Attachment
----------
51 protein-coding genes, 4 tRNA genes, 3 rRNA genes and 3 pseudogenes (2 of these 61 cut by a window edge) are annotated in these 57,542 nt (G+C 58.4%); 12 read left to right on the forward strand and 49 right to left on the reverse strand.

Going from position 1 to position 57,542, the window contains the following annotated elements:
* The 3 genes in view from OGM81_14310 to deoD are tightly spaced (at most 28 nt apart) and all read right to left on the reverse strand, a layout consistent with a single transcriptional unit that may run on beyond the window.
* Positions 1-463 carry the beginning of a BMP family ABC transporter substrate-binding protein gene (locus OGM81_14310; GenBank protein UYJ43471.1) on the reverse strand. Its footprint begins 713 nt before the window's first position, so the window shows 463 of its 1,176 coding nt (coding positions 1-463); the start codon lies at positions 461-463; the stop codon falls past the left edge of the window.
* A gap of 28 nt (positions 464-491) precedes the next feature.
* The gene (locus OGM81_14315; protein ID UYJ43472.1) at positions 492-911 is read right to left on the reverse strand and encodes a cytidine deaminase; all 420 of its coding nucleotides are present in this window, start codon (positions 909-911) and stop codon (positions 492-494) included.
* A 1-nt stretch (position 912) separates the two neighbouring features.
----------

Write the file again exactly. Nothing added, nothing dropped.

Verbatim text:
51 protein-coding genes, 4 tRNA genes, 3 rRNA genes and 3 pseudogenes (2 of these 61 cut by a window edge) are annotated in these 57,542 nt (G+C 58.4%); 12 read left to right on the forward strand and 49 right to left on the reverse strand.

Going from position 1 to position 57,542, the window contains the following annotated elements:
* The 3 genes in view from OGM81_14310 to deoD are tightly spaced (at most 28 nt apart) and all read right to left on the reverse strand, a layout consistent with a single transcriptional unit that may run on beyond the window.
* Positions 1-463 carry the beginning of a BMP family ABC transporter substrate-binding protein gene (locus OGM81_14310; GenBank protein UYJ43471.1) on the reverse strand. Its footprint begins 713 nt before the window's first position, so the window shows 463 of its 1,176 coding nt (coding positions 1-463); the start codon lies at positions 461-463; the stop codon falls past the left edge of the window.
* A gap of 28 nt (positions 464-491) precedes the next feature.
* The gene (locus OGM81_14315; protein ID UYJ43472.1) at positions 492-911 is read right to left on the reverse strand and encodes a cytidine deaminase; all 420 of its coding nucleotides are present in this window, start codon (positions 909-911) and stop codon (positions 492-494) included.
* A 1-nt stretch (position 912) separates the two neighbouring features.